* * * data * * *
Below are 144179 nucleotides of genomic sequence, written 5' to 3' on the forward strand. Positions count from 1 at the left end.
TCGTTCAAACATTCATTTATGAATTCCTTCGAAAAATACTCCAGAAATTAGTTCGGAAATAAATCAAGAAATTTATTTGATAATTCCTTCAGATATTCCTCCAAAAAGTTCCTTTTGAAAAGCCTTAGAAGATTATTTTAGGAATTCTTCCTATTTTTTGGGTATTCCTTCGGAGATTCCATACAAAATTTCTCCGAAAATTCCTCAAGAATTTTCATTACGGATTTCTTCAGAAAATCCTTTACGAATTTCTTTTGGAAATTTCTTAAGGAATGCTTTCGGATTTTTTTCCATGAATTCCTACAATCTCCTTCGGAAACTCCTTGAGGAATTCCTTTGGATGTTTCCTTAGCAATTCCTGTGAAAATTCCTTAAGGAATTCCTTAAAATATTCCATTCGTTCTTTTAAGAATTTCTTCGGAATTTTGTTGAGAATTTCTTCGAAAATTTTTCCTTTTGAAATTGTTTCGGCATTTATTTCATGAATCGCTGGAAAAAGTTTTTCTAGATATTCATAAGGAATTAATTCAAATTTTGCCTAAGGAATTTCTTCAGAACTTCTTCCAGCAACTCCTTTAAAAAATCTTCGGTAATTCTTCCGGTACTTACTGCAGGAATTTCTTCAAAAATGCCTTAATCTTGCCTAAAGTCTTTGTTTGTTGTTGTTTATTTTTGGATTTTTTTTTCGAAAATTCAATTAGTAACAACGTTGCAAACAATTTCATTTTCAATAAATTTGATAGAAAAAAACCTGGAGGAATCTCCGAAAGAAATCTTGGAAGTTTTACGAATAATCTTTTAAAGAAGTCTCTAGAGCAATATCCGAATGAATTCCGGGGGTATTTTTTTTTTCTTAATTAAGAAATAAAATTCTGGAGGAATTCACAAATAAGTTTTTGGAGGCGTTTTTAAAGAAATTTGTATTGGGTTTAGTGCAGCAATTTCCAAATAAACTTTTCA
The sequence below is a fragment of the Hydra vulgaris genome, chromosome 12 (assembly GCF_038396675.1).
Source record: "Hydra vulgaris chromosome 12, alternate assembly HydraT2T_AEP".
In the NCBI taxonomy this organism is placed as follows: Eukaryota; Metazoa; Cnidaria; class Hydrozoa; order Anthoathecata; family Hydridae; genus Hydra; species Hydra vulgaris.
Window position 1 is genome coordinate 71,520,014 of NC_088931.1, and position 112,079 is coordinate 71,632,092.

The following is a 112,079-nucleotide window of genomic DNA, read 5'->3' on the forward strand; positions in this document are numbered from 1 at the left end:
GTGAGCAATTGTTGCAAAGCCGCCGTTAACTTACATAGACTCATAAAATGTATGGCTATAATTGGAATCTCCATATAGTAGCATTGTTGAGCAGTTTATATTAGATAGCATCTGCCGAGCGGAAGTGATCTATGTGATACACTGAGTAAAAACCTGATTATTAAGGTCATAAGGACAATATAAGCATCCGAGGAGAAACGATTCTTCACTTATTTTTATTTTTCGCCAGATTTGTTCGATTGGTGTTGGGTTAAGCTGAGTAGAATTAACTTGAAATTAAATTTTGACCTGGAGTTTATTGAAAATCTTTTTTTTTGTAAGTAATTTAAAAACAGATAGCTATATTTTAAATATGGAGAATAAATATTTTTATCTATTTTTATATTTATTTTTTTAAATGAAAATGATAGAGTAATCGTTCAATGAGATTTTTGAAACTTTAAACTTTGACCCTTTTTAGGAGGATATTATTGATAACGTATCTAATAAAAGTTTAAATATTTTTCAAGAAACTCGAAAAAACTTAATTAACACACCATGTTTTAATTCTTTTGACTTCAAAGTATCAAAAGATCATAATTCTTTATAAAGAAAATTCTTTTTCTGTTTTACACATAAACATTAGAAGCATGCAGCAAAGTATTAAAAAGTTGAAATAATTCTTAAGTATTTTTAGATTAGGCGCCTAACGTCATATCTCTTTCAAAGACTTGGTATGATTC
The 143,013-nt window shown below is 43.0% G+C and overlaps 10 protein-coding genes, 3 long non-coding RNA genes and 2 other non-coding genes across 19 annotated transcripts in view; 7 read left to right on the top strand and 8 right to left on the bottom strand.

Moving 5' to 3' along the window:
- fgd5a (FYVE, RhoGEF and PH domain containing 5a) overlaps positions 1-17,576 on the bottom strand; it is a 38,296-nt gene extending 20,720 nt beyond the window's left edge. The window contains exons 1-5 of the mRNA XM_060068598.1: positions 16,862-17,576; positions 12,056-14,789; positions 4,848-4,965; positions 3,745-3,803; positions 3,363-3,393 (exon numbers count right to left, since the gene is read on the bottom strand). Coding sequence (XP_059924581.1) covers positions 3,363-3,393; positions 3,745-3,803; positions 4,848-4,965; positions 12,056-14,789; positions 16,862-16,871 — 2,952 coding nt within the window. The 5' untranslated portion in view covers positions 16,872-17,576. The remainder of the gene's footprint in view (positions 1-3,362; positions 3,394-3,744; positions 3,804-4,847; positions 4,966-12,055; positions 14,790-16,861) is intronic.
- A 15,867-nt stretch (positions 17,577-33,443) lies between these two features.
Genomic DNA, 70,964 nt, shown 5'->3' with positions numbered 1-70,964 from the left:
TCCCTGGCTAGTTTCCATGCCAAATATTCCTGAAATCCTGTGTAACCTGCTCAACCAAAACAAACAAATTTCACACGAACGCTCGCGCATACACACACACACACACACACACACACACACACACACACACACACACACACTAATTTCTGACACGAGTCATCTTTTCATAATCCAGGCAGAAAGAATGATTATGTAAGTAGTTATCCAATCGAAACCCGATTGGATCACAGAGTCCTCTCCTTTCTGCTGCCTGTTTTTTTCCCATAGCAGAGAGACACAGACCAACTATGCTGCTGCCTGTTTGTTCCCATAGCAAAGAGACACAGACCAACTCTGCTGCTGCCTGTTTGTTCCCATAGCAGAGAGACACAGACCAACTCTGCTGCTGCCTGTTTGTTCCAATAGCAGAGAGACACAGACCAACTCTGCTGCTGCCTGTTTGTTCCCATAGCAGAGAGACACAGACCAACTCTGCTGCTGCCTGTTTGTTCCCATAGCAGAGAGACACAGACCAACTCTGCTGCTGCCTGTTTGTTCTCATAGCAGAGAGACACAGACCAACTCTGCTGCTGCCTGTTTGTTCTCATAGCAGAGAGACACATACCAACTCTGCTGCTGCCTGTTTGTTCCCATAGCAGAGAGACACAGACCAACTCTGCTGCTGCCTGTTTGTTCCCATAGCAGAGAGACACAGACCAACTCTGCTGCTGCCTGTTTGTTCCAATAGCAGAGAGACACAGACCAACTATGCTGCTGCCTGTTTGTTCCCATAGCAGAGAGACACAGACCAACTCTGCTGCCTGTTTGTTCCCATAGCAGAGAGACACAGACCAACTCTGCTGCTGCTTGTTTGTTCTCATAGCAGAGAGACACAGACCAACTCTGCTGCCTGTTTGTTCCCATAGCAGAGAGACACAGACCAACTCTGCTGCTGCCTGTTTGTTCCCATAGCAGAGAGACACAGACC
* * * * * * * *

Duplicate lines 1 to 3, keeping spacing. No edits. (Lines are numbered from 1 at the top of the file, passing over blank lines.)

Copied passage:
Below are 144179 nucleotides of genomic sequence, written 5' to 3' on the forward strand. Positions count from 1 at the left end.
TCGTTCAAACATTCATTTATGAATTCCTTCGAAAAATACTCCAGAAATTAGTTCGGAAATAAATCAAGAAATTTATTTGATAATTCCTTCAGATATTCCTCCAAAAAGTTCCTTTTGAAAAGCCTTAGAAGATTATTTTAGGAATTCTTCCTATTTTTTGGGTATTCCTTCGGAGATTCCATACAAAATTTCTCCGAAAATTCCTCAAGAATTTTCATTACGGATTTCTTCAGAAAATCCTTTACGAATTTCTTTTGGAAATTTCTTAAGGAATGCTTTCGGATTTTTTTCCATGAATTCCTACAATCTCCTTCGGAAACTCCTTGAGGAATTCCTTTGGATGTTTCCTTAGCAATTCCTGTGAAAATTCCTTAAGGAATTCCTTAAAATATTCCATTCGTTCTTTTAAGAATTTCTTCGGAATTTTGTTGAGAATTTCTTCGAAAATTTTTCCTTTTGAAATTGTTTCGGCATTTATTTCATGAATCGCTGGAAAAAGTTTTTCTAGATATTCATAAGGAATTAATTCAAATTTTGCCTAAGGAATTTCTTCAGAACTTCTTCCAGCAACTCCTTTAAAAAATCTTCGGTAATTCTTCCGGTACTTACTGCAGGAATTTCTTCAAAAATGCCTTAATCTTGCCTAAAGTCTTTGTTTGTTGTTGTTTATTTTTGGATTTTTTTTTCGAAAATTCAATTAGTAACAACGTTGCAAACAATTTCATTTTCAATAAATTTGATAGAAAAAAACCTGGAGGAATCTCCGAAAGAAATCTTGGAAGTTTTACGAATAATCTTTTAAAGAAGTCTCTAGAGCAATATCCGAATGAATTCCGGGGGTATTTTTTTTTTCTTAATTAAGAAATAAAATTCTGGAGGAATTCACAAATAAGTTTTTGGAGGCGTTTTTAAAGAAATTTGTATTGGGTTTAGTGCAGCAATTTCCAAATAAACTTTTCA
The sequence below is a fragment of the Hydra vulgaris genome, chromosome 12 (assembly GCF_038396675.1).